The commitment to live small comes from a desire to be authentic to ourselves, to what drives us as humans. My husband and I both love the feeling of home, and we are caretakers. We chose to work in career paths that serve our community and allow us to be present for each other and our family. In some ways, this choice lifts us up and sustains us every day. In others, particularly financially, we often find ourselves struggling.
We chose to stay small first because we want to live within our means, but really it is about feeling gratitude and contentment with what we have. We have been blessed in this life with an ability to make choices. Others around us are choosing to work jobs that require long hours, stressful commutes, little vacation time, all for the sake of buying a big house and fancy toys to play.
Instead, we chose to live small and find happiness in what we have and what we are able to create.
5. What does a “self-made” life mean for you (or at least, what does it mean right now), and why do you feel it is so important?
I have always been the type of person who walks into a craft fair, and buys very little, but instead thinks, “How was that made? Could I do that?”. Maybe it’s the artist in me, but I just feel that there is so much more value in something that has been made by hand. The teacher in me also really loves to learn how to do new things. So I call myself a fiber artist, but really I have dabbled in so many mediums and will always continue to try new things.
There is a huge amount of pride in doing something yourself. I think of my two year old who is in the phase of wanting his independence, wanting to do everything himself. The excitement in his voice when he can exclaim “Me did it!” is exactly what I feel when I make something myself. The final product is a reflection of all of the learning, practice, creativity, and hard work that has been put in. It’s priceless.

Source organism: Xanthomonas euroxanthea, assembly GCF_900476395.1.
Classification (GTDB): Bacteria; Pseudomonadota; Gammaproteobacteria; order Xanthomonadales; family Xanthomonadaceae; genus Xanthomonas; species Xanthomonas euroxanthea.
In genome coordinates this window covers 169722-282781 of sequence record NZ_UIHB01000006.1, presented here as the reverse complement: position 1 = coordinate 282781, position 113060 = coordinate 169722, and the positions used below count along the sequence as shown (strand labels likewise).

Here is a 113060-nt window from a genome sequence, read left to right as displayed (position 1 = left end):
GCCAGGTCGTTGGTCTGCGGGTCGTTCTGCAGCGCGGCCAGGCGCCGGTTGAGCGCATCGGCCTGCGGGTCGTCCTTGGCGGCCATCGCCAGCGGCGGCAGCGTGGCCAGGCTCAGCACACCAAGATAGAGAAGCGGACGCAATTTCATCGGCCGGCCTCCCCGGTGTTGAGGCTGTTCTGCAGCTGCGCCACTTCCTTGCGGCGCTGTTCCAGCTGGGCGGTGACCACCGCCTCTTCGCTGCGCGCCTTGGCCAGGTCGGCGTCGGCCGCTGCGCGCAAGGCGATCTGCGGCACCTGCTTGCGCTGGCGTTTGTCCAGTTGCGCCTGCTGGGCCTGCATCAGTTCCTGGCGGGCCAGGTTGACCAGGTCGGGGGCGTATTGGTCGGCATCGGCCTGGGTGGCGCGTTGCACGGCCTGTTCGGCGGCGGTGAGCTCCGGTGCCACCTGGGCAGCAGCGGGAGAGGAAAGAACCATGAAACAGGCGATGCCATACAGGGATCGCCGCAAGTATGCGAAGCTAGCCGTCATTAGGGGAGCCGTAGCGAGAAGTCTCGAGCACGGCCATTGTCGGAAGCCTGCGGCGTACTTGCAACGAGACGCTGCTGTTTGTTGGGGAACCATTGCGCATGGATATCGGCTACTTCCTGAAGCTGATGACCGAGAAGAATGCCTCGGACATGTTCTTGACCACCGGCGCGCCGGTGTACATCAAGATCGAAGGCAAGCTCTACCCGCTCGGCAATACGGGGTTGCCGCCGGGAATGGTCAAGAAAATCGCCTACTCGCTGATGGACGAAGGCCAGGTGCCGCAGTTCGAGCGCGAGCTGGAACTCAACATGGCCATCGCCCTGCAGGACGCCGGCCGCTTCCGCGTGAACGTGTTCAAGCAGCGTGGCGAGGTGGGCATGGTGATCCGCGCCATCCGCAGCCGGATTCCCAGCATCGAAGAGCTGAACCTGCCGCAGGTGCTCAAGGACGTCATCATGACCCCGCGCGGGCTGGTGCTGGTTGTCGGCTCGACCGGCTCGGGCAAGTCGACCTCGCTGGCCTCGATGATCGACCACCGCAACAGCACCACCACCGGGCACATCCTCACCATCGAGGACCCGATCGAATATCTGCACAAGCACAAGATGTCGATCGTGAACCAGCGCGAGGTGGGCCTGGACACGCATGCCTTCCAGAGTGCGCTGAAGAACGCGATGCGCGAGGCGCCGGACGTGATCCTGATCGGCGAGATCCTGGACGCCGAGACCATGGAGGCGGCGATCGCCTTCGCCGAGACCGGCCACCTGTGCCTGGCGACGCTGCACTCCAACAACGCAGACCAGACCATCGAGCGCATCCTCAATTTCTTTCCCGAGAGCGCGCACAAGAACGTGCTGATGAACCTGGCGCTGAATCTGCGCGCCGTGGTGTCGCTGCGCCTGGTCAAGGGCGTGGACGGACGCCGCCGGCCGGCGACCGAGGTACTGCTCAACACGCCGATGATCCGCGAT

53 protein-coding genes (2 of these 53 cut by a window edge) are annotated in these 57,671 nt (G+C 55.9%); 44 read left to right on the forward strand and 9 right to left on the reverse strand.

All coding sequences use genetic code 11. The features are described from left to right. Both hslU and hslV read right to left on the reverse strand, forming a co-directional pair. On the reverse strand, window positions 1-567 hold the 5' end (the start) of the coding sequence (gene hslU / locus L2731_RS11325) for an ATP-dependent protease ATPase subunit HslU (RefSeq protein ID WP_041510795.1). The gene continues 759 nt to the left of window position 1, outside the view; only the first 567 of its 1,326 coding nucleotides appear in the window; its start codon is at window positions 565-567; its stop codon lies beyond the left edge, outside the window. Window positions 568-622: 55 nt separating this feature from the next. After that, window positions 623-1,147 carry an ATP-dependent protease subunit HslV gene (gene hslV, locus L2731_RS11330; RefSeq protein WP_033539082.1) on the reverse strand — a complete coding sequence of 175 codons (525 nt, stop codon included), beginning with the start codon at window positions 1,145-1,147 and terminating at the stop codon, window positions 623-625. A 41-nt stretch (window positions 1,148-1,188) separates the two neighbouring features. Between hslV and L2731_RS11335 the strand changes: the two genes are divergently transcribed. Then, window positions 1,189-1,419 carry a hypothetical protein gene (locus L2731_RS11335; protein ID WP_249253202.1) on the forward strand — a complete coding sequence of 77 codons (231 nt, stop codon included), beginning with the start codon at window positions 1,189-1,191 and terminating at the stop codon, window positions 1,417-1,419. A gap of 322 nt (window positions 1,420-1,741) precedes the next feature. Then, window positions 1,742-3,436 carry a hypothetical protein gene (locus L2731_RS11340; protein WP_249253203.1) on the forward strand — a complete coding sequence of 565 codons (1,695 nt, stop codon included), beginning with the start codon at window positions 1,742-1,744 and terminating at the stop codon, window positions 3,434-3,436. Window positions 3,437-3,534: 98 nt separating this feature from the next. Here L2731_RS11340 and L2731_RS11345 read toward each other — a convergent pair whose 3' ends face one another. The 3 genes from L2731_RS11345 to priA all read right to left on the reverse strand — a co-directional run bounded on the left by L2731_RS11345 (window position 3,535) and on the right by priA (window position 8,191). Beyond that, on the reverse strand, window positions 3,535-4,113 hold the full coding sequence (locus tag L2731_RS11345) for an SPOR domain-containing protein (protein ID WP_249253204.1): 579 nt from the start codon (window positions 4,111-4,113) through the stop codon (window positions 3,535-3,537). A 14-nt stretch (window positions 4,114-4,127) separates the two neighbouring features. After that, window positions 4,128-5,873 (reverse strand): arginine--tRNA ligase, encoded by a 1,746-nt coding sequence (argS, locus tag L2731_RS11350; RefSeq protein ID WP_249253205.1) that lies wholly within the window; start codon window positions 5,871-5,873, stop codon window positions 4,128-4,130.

The way that this plays out in reality for us right now, since we are both still working full time and parenting, is either in very practical ways, or specific creative ways. It means:
- We cook our meals at home.
- We try to either grow or locally source or in some way connect with the ingredients we use.
- My husband chops the wood for our fire.
- I crochet the blankets on our beds, or knit the hats we will wear for the winter.
- We make the gifts that we give to people.
I guess to me, something self-made is made with love, and it’s so important to me right now because the world could sure use a whole lot more of it.
6. What do you hope people can take away from your homestead experiences?
Oh gosh. It’s funny to think of myself as a homesteader anyone could learn anything from because I feel like I am still a novice and I am learning so much. But maybe that’s it. I hope that people can take away that you don’t already have to know how to do it in order to do it. We pretty much just jumped right in.
Also, I like to think that homesteading doesn’t have to mean that you have to produce everything on your own. But that as long as you are constantly asking, “Can I do that myself? Can I make this? Can I be self-sufficient in this way?” Then you are homesteading. It’s about working hard, trusting in your own two hands, and building something that feels good to you.
7. Where can we find you online to learn more?
My new website is https://playfulhearthomestead.typepad.com. Since losing my blog of 5 years I am starting over in a big way. But I’m excited that this new online space will be dedicated to the homestead and is ripe with possibilities. Since it’s EXTREMELY bare bones (as in I am starting it as I write this) people can also find me over on Instagram @playfulhearthomestead.
Thanks for sharing, Jozie! You have given us so many gold nuggets of information that I hope inspire others to start living a more purposeful, self-made life too.
Ready for more inspiration? Check out our other featured readers here:
If you’re new to our homesteading project, click here to learn exactly what went into every part of building our cordwood home from scratch.
And if you’re thinking of starting your own homebuilding journey but don’t know how to start, download this free checklist to see how ready you really are.